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It is raining ideas in Geography class

27 Mar 2019


How one teacher used the Student Learning Space to teach a Geography chapter on floods – and her students loved it!

By Ms Tay Yinmin, Geography and Mathematics Teacher, Damai Secondary School

With the recent spate of rainy days, I thought up an unconventional get-out-of-the-classroom opportunity for my student geographers to examine authentic flood control strategies in the school.

I wanted my Sec 2 students to think about the locations in school that were more likely to flood, and why? What were the crisis control strategies that had been implemented in the school? How effective were these strategies?

Enter the Student Learning Space

First, to understand how flood management strategies help to reduce flooding, my learners watched curated videos on the Singapore Student Learning Space (SLS). The stimulus videos enabled them to learn at their own pace as they could pause the video and re-watch any segment, allowing their curiosity free rein.

SLS Geography class in Damai Secondary

Armed with tablets, students investigate flood control strategies in their school.

They then walked around the school to observe the environment for elevated properties, vegetated surfaces and widened and deepened channels. They photographed and described these factors and recorded all the data on their tablets.

Back in the classroom, applying what they had learned from the videos, the students analysed the observations that the class had gathered – all easily accessible via SLS – and evaluated the pros and cons of the physical factors. Each group then discussed before arriving at a consensus as to whether the flood control for a selected site was working.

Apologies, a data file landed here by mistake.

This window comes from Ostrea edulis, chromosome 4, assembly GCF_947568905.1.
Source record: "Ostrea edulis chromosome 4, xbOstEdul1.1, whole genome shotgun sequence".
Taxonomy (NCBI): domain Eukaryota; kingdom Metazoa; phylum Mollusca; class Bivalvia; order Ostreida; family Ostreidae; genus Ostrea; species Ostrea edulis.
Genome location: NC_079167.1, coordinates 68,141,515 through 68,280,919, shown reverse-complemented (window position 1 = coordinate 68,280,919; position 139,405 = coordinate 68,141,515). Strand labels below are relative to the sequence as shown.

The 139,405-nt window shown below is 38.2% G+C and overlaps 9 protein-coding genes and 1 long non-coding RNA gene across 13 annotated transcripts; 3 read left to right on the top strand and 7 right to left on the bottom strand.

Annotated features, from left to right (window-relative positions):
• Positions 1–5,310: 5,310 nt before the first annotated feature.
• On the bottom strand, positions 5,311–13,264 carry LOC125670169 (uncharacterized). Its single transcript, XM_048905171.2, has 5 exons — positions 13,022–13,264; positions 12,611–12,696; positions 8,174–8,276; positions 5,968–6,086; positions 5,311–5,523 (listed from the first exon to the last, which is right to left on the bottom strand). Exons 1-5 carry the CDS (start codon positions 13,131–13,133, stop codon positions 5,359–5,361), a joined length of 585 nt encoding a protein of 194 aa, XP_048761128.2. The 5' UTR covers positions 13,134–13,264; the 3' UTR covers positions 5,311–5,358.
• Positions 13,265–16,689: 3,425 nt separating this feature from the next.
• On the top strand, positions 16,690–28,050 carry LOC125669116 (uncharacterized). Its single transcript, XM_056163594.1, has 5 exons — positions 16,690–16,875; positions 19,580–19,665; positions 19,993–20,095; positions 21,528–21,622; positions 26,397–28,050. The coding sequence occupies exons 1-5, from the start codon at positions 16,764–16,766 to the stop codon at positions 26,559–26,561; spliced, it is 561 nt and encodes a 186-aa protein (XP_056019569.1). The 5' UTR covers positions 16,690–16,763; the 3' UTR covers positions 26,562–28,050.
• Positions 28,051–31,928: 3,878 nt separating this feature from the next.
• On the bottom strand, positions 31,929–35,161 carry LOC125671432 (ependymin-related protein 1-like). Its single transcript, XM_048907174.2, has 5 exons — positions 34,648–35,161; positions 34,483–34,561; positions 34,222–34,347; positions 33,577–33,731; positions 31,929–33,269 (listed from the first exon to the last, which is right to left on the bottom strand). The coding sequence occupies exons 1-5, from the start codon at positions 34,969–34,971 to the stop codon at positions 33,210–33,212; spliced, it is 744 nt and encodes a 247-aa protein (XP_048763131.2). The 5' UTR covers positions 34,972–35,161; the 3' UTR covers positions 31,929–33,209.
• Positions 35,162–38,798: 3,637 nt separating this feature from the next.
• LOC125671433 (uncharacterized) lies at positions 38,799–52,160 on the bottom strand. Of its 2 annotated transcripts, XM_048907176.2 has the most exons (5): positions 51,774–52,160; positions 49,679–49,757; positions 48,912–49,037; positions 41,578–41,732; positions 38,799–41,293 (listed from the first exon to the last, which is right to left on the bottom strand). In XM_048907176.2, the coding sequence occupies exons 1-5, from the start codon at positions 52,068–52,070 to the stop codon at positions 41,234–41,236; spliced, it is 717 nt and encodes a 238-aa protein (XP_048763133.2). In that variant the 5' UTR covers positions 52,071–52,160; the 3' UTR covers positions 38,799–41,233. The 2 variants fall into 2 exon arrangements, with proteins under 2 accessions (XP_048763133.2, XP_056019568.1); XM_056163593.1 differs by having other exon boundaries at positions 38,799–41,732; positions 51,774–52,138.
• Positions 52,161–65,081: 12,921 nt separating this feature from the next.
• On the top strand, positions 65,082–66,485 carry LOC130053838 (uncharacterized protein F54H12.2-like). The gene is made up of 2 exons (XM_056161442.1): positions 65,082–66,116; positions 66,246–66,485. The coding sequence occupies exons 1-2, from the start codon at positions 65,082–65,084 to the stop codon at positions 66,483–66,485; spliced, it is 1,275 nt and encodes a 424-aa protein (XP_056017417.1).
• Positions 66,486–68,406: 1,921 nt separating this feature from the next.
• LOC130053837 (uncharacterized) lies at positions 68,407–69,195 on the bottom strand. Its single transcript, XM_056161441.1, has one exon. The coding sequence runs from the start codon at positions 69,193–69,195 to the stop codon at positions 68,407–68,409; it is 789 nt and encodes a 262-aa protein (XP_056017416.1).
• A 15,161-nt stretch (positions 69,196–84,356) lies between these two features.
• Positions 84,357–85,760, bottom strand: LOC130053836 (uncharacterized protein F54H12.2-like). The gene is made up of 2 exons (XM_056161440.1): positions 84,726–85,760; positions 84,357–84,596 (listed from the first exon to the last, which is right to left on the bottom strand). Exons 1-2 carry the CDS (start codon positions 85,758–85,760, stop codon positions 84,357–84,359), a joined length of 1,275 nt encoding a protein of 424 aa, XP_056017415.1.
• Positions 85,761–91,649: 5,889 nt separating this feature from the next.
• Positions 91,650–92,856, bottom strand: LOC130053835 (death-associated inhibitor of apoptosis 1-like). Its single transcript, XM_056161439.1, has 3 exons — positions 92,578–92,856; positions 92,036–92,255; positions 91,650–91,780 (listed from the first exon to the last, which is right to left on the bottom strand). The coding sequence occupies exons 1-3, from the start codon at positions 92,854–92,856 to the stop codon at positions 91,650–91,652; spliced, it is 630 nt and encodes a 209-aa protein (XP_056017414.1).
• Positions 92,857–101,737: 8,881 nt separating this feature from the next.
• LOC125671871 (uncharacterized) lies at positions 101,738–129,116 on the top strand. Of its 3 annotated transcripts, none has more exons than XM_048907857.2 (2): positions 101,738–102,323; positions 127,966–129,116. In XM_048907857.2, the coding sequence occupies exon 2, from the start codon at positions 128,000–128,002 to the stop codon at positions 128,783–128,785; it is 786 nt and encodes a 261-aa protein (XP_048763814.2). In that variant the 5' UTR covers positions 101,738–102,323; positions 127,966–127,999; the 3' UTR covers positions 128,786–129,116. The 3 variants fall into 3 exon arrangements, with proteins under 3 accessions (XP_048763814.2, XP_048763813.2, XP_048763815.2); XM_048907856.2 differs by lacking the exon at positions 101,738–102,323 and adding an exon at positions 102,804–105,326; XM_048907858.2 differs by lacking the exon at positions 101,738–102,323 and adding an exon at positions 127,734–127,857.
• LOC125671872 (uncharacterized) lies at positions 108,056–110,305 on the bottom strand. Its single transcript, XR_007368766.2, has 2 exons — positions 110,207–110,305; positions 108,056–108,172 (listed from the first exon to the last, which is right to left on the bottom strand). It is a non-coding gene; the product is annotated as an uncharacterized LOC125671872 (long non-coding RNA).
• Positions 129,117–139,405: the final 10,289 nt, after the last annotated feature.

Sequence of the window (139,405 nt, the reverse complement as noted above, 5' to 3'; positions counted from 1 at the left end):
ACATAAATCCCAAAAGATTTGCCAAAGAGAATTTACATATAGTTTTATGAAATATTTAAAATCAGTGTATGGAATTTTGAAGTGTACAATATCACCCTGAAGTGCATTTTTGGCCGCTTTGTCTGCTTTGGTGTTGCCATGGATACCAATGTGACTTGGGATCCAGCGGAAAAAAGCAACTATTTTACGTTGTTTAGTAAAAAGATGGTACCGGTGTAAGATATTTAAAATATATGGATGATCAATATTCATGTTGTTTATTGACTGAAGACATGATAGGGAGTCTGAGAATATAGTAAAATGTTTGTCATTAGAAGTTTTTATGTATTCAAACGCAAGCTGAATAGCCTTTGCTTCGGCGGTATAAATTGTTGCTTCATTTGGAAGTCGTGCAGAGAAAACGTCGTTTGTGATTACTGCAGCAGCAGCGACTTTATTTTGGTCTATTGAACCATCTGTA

Justin Tan, a Secondary 2 student, shared with the class later, “Learning Geography this way makes me see how the subject is relevant to the real life. This motivates me to want to find out more about the world around me!”

Reading Each Other’s Thoughts

As my students had different opinions about the strategies, they also learned to communicate their views effectively to others, and eventually crafted a group response to be posted on the SLS platform. I find this is a good way to encourage collaboration and ownership of their knowledge.

Chloe Lim, a student in my Secondary 2 Geography class, told me, “I love how I can ‘peer’ into my friends’ thoughts on the Thinking Routine wall when my teacher flashes that on the screen! My friends and I also like to share our responses in the Polls and Quizzes.”

This insight from the Thinking Routine feature on SLS is also valuable to me as “live” responses can be viewed in real-time in class. Mistakes or misconceptions in students’ responses can be immediately addressed while perceptive ideas can be discussed.

I was particularly impressed when I read one of their responses to the “See-Think-Wonder” thinking routine: “What can we do to prevent floods in an area crowded with concrete structures?” This showed me that the students were able to relate the lesson to their personal context.

SLS helps me to better engage and connect with each and every one of my students – even those who might otherwise be too shy to speak up. For example, a student, who was usually reserved and rather passive, began to speak up and even initiate ideas after a couple of guided group work activities in SLS.

Damai Secondary Ms Tay Yinmin

"Technology is a means for us to enhance our teaching," says Ms Tay.

Technology – Working Behind the Scenes

Being digital natives, my students are more engaged when I use videos and simulations on SLS to help them visualise and discuss difficult concepts. As the lesson designer, my role is to select and scaffold the resources to suit the learning needs of my students — for effective learning to take place.

We’re also encouraged to open up our classrooms to our colleagues here at Damai. The open classrooms give me the opportunity to think about the interactions taking place. I saw first-hand how other teachers encourage their students to learn, create meaning and interact with one another. This allows me to reflect on my own approaches and encourages me to try new teaching moves.

In turn, when I open up my classroom, I receive valuable feedback from my colleagues that help me to refine my instruction and improve my lessons. In this safe environment where I learn, share and grow, I know that I’m not alone.

This makes me want to create more designs on SLS to transform and deepen learning in the classroom. And as I also teach Mathematics, the fact that students can revisit past lessons anytime, anywhere, on only one platform – it makes me feel even better able to nurture and inspire their young minds.

A version of this article was originally published in Issue 32 of “Contact: The Teachers’ Digest” with the headline “Chart a Fresh Course”.